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Syracuse natives behind documentary showing at Most

Sound enginneering for "The Artist and the Astronaut".jpg
Bill Muench
A laptop shows the webpage for "The Artist and the Astronaut" while Todd Hobin's son Brett Hobin engineers sound for the film in the background.

A new documentary directed and scored by Syracuse natives is getting a one-time showing at the Museum of Science and Technology Friday evening. Directed by former local resident Bill Muench, "The Artist and the Astronaut" tells the story of the unlikely romantic pairing between a civil rights activist and a space voyager. The film also features a soundtrack composed by local musician Todd Hobin.

The film follows the separate and eventual united paths of Pat Musick, the "artist" and Jerry Carr, the "astronaut."

Muench, who met the couple after moving to Vermont and wanted to recount their journey, said the two followed different journeys but witnessed many of the same societal issues. On the ground, Musick encountered challenges around women's rights, and fought against race relations and discrimination against Native Americans.

While up in the air, Carr saw some of the same issues.

"Jerry was exposed to all those things as he was literally flying jets and flying into space," Muench says.

Despite being an accomplished astronaut, Muench said Carr remained humble about his own achievements and wrestled with his perception of life and evolution.

"He grew from a cold warrior to someone who is really starting to understand the big picture and that we all have to get along on this earth," he said.

Carr died during the pandemic, but Musick, his wife, is now 96 years old.

The documentary also captures how America still struggles with many of the same societal and environmental concerns that Musick and Carr became aware of decades earlier. Muench said the issues of race, Native American relations, plus environmental sustainability still have not been resolved. It's important to understand "that this earth is the only we've got and we've got to take care of it," he said.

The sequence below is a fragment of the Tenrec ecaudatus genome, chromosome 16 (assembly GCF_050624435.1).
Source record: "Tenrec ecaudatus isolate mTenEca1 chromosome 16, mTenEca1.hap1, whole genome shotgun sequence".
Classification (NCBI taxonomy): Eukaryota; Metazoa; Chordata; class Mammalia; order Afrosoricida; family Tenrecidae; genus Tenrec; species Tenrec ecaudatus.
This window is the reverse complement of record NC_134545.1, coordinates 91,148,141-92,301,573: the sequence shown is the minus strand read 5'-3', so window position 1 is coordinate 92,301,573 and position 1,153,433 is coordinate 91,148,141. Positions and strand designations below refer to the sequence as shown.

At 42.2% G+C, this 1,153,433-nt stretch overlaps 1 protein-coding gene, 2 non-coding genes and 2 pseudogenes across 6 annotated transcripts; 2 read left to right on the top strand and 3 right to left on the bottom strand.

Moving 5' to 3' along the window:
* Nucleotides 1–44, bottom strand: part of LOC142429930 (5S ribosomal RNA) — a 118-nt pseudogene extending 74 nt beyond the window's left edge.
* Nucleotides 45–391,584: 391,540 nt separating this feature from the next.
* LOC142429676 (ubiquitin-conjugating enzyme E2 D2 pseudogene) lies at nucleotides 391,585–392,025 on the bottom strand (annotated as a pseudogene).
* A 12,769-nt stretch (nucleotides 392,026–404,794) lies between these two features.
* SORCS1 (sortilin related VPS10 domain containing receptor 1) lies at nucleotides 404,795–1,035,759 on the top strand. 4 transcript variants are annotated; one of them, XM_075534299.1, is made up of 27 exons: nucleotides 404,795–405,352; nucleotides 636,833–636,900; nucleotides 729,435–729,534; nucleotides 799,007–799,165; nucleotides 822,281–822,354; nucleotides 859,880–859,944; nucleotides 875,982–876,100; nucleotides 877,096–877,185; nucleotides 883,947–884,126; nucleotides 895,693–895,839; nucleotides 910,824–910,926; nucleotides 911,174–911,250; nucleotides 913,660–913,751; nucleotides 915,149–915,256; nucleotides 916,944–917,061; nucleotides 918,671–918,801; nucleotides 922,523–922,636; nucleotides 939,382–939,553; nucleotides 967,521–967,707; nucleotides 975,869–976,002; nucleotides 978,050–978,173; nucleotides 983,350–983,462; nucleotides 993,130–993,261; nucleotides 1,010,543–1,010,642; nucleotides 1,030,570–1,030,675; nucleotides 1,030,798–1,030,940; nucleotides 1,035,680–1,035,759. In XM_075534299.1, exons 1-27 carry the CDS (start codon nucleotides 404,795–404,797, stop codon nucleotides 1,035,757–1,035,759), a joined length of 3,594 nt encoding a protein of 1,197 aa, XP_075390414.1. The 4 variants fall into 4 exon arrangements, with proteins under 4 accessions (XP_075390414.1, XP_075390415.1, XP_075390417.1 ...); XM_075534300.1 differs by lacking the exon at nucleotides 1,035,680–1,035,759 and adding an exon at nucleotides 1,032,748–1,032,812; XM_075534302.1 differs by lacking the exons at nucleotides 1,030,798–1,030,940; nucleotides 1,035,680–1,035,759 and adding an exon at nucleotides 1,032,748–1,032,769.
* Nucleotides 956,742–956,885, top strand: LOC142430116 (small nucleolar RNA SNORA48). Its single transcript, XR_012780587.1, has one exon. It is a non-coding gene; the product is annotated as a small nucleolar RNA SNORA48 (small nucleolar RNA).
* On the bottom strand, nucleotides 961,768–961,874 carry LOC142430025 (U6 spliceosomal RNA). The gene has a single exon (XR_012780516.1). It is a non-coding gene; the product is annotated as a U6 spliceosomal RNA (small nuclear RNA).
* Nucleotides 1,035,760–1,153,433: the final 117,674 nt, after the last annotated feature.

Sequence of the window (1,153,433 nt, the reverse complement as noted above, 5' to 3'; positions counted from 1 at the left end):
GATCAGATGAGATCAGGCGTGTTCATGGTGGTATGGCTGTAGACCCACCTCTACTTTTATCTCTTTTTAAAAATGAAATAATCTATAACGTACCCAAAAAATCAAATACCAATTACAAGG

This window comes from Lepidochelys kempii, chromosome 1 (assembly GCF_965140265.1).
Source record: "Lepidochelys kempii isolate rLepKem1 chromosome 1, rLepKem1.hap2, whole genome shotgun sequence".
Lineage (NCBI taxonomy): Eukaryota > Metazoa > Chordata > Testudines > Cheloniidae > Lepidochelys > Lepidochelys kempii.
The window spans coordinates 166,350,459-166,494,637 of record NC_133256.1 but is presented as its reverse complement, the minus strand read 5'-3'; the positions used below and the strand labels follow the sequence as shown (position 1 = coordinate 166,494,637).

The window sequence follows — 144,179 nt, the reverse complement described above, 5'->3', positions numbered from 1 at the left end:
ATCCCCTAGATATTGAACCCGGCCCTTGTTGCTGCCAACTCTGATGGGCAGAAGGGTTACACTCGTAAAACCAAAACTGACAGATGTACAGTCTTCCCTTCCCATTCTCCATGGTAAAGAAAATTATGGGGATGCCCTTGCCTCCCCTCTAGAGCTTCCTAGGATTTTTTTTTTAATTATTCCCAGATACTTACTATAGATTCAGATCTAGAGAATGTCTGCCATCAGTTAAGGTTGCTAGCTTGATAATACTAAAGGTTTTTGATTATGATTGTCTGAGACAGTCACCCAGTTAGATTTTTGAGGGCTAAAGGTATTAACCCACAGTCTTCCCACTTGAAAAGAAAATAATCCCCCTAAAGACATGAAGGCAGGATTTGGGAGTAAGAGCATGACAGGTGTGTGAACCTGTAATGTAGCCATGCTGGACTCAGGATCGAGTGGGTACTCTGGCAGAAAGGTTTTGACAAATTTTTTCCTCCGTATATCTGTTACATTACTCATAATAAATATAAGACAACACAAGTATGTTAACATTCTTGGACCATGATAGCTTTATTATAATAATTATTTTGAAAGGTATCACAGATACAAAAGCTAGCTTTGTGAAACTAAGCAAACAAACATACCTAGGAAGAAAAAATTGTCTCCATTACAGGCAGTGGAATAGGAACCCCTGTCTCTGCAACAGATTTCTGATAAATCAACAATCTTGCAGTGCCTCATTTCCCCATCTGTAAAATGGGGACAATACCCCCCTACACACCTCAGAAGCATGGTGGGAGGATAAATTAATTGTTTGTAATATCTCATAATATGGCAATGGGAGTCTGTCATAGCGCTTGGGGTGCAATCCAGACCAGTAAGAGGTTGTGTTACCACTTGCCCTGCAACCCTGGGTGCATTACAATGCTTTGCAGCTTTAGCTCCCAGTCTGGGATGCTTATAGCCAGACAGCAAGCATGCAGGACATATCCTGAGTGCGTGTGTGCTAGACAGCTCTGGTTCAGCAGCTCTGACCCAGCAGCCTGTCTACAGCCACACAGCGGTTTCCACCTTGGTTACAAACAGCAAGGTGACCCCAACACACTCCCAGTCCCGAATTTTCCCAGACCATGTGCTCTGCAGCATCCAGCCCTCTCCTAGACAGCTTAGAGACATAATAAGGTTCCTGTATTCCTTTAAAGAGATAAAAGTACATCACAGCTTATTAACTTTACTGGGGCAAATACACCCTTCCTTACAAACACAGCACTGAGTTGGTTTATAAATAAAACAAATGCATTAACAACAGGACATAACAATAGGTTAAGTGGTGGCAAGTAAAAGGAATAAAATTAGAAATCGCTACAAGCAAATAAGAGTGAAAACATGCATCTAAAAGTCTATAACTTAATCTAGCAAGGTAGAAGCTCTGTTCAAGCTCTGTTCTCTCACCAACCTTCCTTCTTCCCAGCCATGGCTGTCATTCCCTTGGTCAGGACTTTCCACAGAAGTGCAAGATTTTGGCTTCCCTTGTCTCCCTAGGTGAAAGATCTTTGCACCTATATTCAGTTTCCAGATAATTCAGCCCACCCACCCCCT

With time being such a crucial element of the storytelling, the sounds of music had to match the film's narrative. Todd Hobin, the film's composer and a local musician, provided the soundtrack for the film's travel through the decades.

Bill Hobin is on the keyboardd and son Brett Hobin is engineering a recording at the soundboard.jpg
Bill Muench
Film composer and local Syracuse musician Bill Hobin is on the keyboard working alongside his son Brett Hobin, who is engineering a recording session for "The Artist and the Astronaut" on the soundboard.

Hobin said his longtime love of music meant he always had the right musical piece for each moment.

"If somebody said, 'Yeah play some acid music from 1968 the Vietnam Era', Oh, I got it, no problem," Hobin said.

Hobin even brought in local legend Joanne Shenandoah to feature the plight of Native Americans. She recorded a track with Hobin and Irv Lyons and provides the voice of an "authentic, real, Native American."

To see this film directed, produced, and composed by locals to the Syracuse area, one scheduled showing of "The Artist and the Astronaut" is set for Friday at 7:30 p.m. at the Most in Armory Square.

John Smith has been waking up WAER listeners for a long time as our Local Co-Host of Morning Edition with timely news and information, working alongside student Sportscasters from the Newhouse School.